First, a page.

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Baltimore Police say use of ‘ghost guns’ is increasing, with more connected to homicides and shootings

Baltimore Police say the use of “ghost guns” is on the rise in the city, with a top-ranking department official saying that officers are on track this year to seize up to 300 of the untraceable firearms that can be built from kits.

More than a dozen of the weapons were linked to homicides and shootings in the city last year.

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During a discussion about privately made firearms, Deputy Commissioner Sheree Briscoe said Tuesday that the department has recovered 83 ghost guns as of mid-May. Baltimore Police said they recovered 126 of the weapons last year, and Briscoe said the department expects to seize 250 to 300 privately made firearms by the end of the year through criminal investigations.

The numbers have spiked since 2019, when only 29 of the weapons were seized. And some end up in the hands of teenagers as young as 14 years old, the deputy commissioner said.

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“It has really picked up in a way that we could not have predicted in policing,” Briscoe said.

Her comments came during a discussion held by the Johns Hopkins Center for Gun Violence Prevention and Policy, which looked to address some of the questions about how homemade firearms affect law enforcement and communities in Maryland.

A proposed rule by the federal Bureau of Alcohol, Tobacco, Firearms and Explosives would expand the definition of a firearm to include kits, require the parts to have a printed serial number on them, and make sellers run background checks on buyers. The rules are made to match regulations on fully assembled firearms.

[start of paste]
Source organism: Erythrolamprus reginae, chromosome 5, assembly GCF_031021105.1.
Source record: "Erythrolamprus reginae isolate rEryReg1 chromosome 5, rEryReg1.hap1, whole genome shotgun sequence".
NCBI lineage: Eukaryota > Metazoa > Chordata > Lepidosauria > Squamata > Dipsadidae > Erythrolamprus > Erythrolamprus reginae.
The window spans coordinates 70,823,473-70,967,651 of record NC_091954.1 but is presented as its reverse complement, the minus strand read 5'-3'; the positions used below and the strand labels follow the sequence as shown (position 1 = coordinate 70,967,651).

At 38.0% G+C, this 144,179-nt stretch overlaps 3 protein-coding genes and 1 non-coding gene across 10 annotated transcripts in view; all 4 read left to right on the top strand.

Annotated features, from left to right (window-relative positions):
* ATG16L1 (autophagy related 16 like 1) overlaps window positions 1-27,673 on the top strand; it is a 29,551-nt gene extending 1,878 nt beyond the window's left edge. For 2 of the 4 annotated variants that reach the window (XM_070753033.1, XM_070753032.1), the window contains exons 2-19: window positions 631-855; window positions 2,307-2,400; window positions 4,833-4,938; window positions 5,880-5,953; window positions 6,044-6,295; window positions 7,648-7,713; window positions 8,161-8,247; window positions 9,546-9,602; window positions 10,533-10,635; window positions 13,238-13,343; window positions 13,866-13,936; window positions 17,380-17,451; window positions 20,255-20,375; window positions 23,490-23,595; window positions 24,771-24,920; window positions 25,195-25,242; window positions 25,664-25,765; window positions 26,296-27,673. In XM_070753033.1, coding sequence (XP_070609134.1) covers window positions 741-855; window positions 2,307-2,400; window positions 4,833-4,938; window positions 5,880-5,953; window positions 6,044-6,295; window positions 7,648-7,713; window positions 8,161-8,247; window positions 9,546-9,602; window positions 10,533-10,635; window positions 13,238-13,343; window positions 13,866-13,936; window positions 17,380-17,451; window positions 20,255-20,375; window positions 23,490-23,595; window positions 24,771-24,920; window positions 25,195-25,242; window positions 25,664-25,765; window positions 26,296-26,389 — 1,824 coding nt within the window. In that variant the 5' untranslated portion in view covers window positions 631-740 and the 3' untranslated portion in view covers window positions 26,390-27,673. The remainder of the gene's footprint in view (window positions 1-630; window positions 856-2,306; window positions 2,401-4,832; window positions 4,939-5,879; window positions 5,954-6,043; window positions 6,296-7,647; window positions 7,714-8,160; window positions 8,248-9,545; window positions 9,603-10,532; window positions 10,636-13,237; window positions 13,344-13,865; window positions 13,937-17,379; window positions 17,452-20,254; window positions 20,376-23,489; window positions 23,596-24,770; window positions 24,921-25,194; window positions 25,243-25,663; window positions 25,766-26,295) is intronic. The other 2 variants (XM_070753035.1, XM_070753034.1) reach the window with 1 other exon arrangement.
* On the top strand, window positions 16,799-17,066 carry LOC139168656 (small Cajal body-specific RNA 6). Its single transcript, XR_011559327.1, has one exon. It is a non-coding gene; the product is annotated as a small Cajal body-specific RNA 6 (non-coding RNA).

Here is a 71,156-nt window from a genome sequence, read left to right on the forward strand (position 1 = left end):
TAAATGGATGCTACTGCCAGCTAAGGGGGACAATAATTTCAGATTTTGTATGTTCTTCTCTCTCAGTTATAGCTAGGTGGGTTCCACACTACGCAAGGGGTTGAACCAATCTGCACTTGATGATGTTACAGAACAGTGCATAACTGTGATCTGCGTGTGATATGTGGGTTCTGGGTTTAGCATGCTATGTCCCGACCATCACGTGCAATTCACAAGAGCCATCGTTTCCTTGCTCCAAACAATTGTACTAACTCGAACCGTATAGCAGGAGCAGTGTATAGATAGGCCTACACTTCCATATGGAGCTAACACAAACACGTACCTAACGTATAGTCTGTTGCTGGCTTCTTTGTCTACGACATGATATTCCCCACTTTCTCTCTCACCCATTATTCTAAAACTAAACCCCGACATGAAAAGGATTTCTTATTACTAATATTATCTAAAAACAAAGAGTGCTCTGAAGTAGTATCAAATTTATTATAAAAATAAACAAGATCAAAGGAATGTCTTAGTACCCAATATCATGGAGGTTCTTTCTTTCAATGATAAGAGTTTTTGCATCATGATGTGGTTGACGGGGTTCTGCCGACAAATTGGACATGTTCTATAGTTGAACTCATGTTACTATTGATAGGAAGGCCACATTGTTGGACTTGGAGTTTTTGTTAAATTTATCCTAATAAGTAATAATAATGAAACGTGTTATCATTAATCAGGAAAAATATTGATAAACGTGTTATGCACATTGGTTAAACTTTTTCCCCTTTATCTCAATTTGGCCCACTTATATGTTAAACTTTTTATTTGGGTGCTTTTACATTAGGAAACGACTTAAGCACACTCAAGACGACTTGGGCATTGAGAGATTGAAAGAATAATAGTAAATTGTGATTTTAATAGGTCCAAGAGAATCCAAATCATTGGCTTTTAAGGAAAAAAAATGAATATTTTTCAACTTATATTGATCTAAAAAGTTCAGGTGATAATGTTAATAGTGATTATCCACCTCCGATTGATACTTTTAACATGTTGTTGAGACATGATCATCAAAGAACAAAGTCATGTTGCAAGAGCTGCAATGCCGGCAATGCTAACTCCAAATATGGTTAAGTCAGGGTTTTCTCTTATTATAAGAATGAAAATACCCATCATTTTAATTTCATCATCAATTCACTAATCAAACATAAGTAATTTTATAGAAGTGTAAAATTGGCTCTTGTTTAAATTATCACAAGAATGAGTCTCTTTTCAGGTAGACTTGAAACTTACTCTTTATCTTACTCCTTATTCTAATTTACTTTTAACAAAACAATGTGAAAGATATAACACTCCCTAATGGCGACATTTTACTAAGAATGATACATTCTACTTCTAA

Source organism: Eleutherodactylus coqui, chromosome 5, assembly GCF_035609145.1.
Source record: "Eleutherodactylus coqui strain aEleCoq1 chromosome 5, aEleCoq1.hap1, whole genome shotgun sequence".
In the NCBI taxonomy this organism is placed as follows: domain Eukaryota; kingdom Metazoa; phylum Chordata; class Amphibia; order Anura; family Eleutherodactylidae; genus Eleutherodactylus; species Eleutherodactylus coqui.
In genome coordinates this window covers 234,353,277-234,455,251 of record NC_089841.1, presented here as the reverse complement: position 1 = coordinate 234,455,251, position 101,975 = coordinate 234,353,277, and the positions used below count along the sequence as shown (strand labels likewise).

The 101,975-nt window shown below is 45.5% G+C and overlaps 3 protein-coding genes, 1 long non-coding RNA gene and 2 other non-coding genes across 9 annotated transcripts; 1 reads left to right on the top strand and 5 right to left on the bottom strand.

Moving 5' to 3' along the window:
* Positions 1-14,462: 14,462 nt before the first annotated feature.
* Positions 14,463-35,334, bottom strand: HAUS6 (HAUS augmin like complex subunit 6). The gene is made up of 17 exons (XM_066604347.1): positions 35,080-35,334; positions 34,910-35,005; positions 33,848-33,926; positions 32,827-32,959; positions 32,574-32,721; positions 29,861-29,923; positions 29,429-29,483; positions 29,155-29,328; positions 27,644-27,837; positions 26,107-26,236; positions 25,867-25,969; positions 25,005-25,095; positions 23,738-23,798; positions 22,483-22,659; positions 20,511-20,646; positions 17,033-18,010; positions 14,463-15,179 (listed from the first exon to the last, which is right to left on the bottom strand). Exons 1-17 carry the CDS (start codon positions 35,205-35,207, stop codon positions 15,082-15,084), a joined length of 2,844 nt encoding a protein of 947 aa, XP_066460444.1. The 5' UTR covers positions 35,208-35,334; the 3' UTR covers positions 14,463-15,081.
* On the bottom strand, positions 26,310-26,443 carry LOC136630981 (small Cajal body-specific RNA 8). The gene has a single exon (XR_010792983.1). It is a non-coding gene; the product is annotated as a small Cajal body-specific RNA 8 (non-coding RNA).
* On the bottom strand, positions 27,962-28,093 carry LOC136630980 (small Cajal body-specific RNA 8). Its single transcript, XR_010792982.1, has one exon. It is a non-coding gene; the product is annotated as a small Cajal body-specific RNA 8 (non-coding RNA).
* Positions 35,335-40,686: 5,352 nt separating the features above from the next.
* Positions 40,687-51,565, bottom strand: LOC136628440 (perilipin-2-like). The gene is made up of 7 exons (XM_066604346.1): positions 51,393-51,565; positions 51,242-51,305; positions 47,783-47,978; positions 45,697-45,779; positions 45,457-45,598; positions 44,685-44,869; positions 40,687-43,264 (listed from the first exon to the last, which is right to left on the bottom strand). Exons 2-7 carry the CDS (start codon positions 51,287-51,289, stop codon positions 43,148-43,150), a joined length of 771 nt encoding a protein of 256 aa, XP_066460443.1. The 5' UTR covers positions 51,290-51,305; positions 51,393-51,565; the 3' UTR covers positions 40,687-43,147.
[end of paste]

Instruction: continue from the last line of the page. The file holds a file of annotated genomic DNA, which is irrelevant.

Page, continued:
Some Maryland legislators also looked to impose more regulation at the state level, introducing legislation earlier this year that would require serial numbers and registration for privately made firearms. The General Assembly did not vote on the bill this past legislative session.

Of the 126 privately made firearms recovered by city police in 2020, Briscoe said 15 were linked to homicides or shootings either after officers recovered them at shooting scenes or through follow-up investigations.

With Baltimore having recorded 335 homicides in 2020 and hundreds more nonfatal shootings, Briscoe acknowledged that those firearms still only represent a small percentage of guns used in the commission of crimes, but added that it’s still a growing problem.

“Though to some, that may not be a large percentage ... any percentage that’s attributed to a gun that’s not legally registered, not legally manufactured with serial numbers is a challenge,” Briscoe said. “Because we run the difficulty of trying to find [out] where did that gun come from? Who may have possessed that gun?”

Josh Horwitz, the executive director of the Coalition to Stop Gun Violence and the Educational Fund to Stop Gun Violence, said current firearms regulations inhibit public health researchers’ ability to investigate the factors that lead to their use in violent crimes. They also create a black market for the weapons.

“That’s what we think about in public health. What are the access points? What are the vectors and how do we eliminate them?” Horwitz said. “With untraceable firearms, we have no idea where those vectors are.”

In its proposal, the ATF said that it has attempted to trace the origin of 23,946 ghost guns recovered, but only succeeded with 151 of the weapons.

Briscoe said the seemingly open market for such firearms presents a unique challenge.

“There are many different ways, legal ways, that you can purchase something on the Internet. You can purchase something in another arena and have it mailed, shipped [or] delivered,” she said. “And so ... the challenge with these weapons is that there [are certain assumptions] that are often made about how they’re moving versus a gun that was legally purchased or initially legally owned.”

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